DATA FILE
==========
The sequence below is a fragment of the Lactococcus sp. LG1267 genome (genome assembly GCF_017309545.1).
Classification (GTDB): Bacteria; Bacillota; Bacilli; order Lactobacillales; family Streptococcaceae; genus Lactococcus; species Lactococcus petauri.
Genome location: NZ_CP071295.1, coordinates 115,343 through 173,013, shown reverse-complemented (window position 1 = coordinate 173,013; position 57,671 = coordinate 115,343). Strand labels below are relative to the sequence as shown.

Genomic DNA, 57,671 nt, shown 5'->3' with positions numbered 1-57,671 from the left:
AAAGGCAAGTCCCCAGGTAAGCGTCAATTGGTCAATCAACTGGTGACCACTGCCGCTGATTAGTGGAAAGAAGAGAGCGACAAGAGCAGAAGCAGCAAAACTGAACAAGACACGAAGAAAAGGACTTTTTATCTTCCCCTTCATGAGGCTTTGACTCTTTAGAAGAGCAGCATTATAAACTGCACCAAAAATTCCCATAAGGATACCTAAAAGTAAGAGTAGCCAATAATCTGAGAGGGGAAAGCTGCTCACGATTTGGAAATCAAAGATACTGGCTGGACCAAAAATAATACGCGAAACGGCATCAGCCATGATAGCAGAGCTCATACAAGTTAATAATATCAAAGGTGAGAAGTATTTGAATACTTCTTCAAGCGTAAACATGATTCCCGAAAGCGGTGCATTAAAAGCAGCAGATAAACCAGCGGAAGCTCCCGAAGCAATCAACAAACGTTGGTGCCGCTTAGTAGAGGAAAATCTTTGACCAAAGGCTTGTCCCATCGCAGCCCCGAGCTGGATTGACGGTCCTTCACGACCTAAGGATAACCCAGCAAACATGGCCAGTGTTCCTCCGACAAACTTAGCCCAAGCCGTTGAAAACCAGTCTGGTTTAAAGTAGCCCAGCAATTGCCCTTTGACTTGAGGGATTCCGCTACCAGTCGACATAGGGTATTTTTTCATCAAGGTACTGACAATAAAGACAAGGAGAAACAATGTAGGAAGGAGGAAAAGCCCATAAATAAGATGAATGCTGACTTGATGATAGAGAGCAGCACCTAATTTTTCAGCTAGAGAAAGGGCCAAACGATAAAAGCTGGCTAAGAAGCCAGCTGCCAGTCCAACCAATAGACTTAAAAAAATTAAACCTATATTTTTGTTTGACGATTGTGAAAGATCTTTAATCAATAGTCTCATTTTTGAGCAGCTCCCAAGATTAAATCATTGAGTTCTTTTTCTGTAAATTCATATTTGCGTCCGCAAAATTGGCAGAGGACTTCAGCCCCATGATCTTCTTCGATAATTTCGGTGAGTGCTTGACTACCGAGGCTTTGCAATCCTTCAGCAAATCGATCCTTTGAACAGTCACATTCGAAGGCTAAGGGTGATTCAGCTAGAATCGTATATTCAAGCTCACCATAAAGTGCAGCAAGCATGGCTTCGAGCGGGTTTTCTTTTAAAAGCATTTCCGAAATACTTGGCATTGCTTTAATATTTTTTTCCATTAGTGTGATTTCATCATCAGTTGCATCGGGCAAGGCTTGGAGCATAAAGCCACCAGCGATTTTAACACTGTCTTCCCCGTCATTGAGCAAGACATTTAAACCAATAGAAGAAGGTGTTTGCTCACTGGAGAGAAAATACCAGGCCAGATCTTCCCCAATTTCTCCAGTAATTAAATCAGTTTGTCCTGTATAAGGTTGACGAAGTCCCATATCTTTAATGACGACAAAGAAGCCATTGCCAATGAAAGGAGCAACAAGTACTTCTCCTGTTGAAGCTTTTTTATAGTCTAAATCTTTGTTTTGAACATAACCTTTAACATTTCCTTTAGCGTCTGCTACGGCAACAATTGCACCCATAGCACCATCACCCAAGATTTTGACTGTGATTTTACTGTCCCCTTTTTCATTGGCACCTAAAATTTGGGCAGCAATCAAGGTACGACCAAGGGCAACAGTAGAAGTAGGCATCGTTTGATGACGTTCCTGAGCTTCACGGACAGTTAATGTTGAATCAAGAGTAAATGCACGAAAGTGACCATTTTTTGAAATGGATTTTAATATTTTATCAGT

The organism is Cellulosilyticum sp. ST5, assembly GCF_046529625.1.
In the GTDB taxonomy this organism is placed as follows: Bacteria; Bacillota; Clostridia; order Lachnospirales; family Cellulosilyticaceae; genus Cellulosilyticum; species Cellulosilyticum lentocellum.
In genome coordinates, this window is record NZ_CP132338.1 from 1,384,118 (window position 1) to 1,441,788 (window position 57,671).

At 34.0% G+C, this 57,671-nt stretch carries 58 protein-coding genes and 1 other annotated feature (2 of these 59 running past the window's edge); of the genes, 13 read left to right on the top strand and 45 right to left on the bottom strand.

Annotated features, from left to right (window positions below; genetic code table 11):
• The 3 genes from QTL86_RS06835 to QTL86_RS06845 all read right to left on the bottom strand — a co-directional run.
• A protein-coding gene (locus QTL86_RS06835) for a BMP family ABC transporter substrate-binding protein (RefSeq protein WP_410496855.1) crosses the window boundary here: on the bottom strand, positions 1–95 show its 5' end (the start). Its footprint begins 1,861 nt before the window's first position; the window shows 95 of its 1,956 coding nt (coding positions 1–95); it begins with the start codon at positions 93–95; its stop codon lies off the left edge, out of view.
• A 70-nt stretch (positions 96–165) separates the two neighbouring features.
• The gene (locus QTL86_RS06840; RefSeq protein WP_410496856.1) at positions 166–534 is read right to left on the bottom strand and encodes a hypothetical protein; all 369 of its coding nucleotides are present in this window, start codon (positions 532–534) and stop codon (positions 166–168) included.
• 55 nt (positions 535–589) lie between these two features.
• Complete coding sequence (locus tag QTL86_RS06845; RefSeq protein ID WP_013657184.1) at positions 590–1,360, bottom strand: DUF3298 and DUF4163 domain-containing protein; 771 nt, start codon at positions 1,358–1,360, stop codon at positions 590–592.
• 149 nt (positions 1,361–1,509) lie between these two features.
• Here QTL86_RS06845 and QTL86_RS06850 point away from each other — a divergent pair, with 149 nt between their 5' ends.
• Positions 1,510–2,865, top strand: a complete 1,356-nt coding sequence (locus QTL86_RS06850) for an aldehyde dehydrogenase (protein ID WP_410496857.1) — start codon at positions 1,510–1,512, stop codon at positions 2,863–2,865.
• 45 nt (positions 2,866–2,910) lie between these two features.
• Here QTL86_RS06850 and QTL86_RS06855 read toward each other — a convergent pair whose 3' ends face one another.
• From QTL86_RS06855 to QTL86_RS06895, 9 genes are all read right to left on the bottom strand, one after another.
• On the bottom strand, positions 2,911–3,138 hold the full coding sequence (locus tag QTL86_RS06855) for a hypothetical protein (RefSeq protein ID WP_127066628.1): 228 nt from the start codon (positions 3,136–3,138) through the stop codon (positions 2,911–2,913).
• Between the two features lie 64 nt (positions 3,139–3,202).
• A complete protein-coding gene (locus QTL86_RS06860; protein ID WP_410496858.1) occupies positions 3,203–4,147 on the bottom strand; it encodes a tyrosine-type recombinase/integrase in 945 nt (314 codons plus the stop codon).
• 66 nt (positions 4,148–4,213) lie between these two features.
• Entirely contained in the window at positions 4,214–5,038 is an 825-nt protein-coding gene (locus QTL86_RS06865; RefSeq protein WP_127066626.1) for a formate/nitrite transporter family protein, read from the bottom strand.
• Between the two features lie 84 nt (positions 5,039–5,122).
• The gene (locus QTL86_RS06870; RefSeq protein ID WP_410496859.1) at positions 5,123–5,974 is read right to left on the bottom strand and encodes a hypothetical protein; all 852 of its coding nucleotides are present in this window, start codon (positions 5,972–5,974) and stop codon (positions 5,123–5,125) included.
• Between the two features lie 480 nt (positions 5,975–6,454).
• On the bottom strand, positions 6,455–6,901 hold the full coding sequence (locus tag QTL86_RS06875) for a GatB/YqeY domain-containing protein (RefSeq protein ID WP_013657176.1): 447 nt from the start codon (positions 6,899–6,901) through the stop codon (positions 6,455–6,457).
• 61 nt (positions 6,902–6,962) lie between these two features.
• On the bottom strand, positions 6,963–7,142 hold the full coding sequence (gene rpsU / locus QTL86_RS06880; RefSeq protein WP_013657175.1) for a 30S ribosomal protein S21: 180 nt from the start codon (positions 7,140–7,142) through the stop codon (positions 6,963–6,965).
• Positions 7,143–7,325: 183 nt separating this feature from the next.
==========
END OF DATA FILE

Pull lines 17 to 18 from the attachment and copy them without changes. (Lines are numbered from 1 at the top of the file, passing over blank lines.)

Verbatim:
• 149 nt (positions 1,361–1,509) lie between these two features.
• Here QTL86_RS06845 and QTL86_RS06850 point away from each other — a divergent pair, with 149 nt between their 5' ends.